Review by majinboris
"Super Mario Galaxy is a platforming game of, literally, cosmic proportions; a true successor to Super Mario 64."
How long has it been since a true Mario game has been released that one could call it Super Mario 64s successor? Too long. Those who've grown up playing Super Mario 64 and played Super Mario Sunshine on the GameCube will understand what I mean. While Super Mario Sunshine wasn't a bad game - certainly not! - it wasn't groundbreaking or revolutionary like Super Mario 64 was. As a result, gamers turned their backs to it. There were no real flaws with the game: colorful, vivid, detailed worlds, great platforming action, and the undeniable charm you would expect to fnd in a Mario game. The problem was, that although it was a decent game, it just wasn't groundbreaking like Mario titles before it, such as Super Mario Bros. on the NES and Super Mario 64 on the Nintendo 64. If Super Mario Bros. defined the platforming genre and Super Mario 64 set the bar for 3-D platforming games, Super Mario Galaxy both redefines and raises the bar even higher. In short, Super Mario Galaxy is a platforming game of, literally, cosmic proportions; a true successor to Super Mario 64.
As you would expect, the core gameplay hasn't evolved much over the last few years. You're still running around hunting for stars in some world or another to unlock more worlds and, eventually, the final boss. Regardless, this formula has worked very well over the last few generations which began with Super Mario 64. Because of this basic, simple, pick-up-and-play formula it set the bar for 3-D platformers; suffice to say, it more rather spawned many uninspired variations [perhaps most notably the Jak & Daxter series (not that I have anything against the series, mind you.)]. The platforming elements of Super Mario Galaxy remain pretty much unchanged. You'll still be scaling massive structures, climbing to insane heights, jumping across pools of lava and sand and God-knows-what-else, stomping on enemies, and collecting stars. It's the appealing, recognizable gameplay that diehard Mario fans have loved since Mario's 1996 debut on the Nintendo 64.
With so many platforming elements and stars to collect (121 in all, 242 total in a different, hidden mode) you might be thinking, "Oh, well this game is game has awesome gameplay. There must be some awesome levels too, right?" Cast all fears aside! The worlds of Super Mario Galaxy are, without a doubt, right up there with Super Mario 64 on just about every level. Each 3-D Mario game has had some sort of method for reaching your next destined world. With Super Mario 64 it was jumping into various painting throughout Princess Peach's castle. It was nearly the same for Super Mario Sunshine, although they weren't "paintings", per se; more like graffiti art. In the case of Super Mario Galaxy, there's a "hub" area where you can access one of 7 different observatories. Each observatory overlooks a galaxy and each planet in that galaxy holds a number of stars. The more stars you collect, the farther out the observatory can see. Naturally, the boss stage would be at the very edge of the galaxy and some of the stars can be a pain to collect, though not tiring and frustrating, so you won't be duking it out with Bowser until you collect a healthy amount. Also, it should be noted that even though you may only see three stars at the beginning of a planet, those will later be accompanied by certain events, such has receiving aid from Luigi in your star hunt or by traveling to a planet while a comet is in orbit. If you're looking to collect every star, these things will ensure that your task is not a bore.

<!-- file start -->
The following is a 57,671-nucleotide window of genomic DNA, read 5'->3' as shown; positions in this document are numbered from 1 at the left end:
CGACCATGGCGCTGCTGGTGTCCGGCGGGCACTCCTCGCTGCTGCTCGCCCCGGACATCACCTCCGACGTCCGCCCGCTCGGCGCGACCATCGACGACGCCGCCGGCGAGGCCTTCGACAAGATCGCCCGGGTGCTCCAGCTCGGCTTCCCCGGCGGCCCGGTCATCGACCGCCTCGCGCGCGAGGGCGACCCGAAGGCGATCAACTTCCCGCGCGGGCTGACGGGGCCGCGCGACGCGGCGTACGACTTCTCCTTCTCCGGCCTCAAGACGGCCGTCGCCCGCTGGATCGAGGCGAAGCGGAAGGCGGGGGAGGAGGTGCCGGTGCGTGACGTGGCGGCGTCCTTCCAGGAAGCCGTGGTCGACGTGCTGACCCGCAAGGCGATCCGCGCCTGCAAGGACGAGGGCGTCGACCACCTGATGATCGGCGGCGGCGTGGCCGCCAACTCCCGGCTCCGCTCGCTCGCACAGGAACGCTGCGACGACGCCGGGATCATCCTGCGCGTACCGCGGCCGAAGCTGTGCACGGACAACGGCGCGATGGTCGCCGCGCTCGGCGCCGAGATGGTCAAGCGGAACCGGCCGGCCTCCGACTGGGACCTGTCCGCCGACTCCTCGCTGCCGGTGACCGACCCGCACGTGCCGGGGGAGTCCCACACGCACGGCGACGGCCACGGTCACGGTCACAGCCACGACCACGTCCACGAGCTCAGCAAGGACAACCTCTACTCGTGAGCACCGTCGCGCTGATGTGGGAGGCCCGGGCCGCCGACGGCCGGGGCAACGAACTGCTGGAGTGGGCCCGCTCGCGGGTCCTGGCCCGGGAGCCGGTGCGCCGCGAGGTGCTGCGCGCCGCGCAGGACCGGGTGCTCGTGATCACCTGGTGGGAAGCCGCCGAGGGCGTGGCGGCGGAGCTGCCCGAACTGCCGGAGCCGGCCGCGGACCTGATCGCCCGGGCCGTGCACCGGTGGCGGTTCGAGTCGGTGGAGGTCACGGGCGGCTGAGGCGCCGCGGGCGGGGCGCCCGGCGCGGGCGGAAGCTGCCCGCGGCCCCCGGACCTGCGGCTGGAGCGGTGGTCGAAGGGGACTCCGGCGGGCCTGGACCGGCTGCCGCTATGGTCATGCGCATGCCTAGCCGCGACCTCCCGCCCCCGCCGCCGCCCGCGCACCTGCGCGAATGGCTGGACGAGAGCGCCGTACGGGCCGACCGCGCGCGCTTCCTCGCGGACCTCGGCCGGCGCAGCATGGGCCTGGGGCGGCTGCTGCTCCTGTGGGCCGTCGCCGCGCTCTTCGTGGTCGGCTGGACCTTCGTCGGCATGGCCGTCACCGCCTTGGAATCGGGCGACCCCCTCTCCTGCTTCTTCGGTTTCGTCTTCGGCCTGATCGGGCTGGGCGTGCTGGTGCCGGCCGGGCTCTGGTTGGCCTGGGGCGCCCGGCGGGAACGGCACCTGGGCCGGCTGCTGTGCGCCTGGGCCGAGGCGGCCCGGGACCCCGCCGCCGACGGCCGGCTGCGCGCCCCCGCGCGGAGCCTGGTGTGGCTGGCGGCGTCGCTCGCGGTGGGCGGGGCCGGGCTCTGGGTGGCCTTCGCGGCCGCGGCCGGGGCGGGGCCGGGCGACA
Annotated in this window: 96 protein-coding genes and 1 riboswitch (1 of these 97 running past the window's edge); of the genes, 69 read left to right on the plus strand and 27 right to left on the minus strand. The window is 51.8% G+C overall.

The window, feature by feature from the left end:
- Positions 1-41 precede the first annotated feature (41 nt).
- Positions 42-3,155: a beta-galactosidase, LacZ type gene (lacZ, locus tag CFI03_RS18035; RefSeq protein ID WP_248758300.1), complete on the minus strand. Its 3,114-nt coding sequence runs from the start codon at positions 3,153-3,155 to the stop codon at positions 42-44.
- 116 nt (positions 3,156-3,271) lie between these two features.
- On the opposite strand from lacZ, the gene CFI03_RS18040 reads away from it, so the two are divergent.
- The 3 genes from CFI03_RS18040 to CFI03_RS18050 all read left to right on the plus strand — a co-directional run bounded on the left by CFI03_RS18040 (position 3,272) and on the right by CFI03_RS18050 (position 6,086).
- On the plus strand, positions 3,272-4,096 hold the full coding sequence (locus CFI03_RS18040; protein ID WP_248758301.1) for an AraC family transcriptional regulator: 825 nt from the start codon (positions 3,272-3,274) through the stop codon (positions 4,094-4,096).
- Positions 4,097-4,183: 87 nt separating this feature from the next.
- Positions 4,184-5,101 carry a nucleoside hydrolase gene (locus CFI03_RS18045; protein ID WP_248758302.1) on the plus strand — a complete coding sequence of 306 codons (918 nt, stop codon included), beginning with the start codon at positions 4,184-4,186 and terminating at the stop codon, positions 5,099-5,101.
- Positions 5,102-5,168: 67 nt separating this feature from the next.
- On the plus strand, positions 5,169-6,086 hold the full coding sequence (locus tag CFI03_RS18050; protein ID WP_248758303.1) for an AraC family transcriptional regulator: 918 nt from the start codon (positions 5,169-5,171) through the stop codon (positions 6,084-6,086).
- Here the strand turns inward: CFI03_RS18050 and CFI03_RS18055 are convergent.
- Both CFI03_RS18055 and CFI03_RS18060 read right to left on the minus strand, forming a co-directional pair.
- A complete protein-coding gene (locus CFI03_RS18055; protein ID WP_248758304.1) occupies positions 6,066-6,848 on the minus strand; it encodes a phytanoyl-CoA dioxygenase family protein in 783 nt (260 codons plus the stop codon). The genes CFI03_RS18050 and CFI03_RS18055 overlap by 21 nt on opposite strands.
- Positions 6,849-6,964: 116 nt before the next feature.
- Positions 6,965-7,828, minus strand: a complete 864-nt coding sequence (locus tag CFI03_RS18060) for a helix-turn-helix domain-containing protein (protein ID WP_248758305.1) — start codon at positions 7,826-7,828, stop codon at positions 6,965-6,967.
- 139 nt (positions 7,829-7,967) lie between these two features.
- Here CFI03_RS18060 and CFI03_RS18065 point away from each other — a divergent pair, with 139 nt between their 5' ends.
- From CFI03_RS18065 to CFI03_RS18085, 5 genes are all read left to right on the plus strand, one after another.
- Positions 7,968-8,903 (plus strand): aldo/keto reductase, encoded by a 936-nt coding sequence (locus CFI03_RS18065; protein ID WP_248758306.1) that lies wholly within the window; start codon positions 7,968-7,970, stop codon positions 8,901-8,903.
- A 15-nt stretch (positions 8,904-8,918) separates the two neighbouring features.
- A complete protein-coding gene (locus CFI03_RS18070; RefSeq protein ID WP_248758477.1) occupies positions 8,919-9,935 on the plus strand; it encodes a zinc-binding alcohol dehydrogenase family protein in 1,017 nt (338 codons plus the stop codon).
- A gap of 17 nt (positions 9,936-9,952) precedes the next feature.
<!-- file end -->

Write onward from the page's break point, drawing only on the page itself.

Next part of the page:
The worlds of Super Mario Galaxy are vast and greatly varied. Throughout your journey you'll cover many expansive, elaborate, and sometimes intimidating landscapes such as deserts, bee hives, spaceships, a haunted mansion, and even a world that's half frozen over and have molten to the core. Several of these worlds present themselves in entirely different ways from one another. No one world is the same as another so you won't feel like you're covering the same ground just with a new coat of paint. You will literally feel the difference between each world and that's probably the most appealing part about Super Mario Galaxy. It's always a new adventure, you're never doing the same thing twice aside from traveling to new planet and collecting more stars.
Speaking of the planets, there may be some confusion when you first play the game. The planets that you're traveling to from the observatories are actually "galaxies" that host small, various planets. It should be noted that they can hardly be called planet. As GameSpot editor Alex Navarro put it, "They're not really planets, so much as these vague, abstract objects floating through space." Some may be as big as a battle station or a honeycomb hive to as small as a garden or a planet filled to the brim with water, hosting a vicious hungry skeletal shark. One thing about this game is that - while this holds true for many games - Super Mario Galaxy literally defies the laws of gravity. Literally. Each planet has its own gravitational pull and while hopping from one to the next you might be wondering how something as simple as a moving platform can have the mass necessary to create such a pull or if each planet has its own pull, why aren't they colliding with each other? These are trivial when it comes to actual gameplay are only there for poke-and-fun. In fact, they kind of make the game even more fun - or nauseating - than it should be. How many games are there where you get to run upside on the ceiling or scale a sinking island surrounded by molten rock?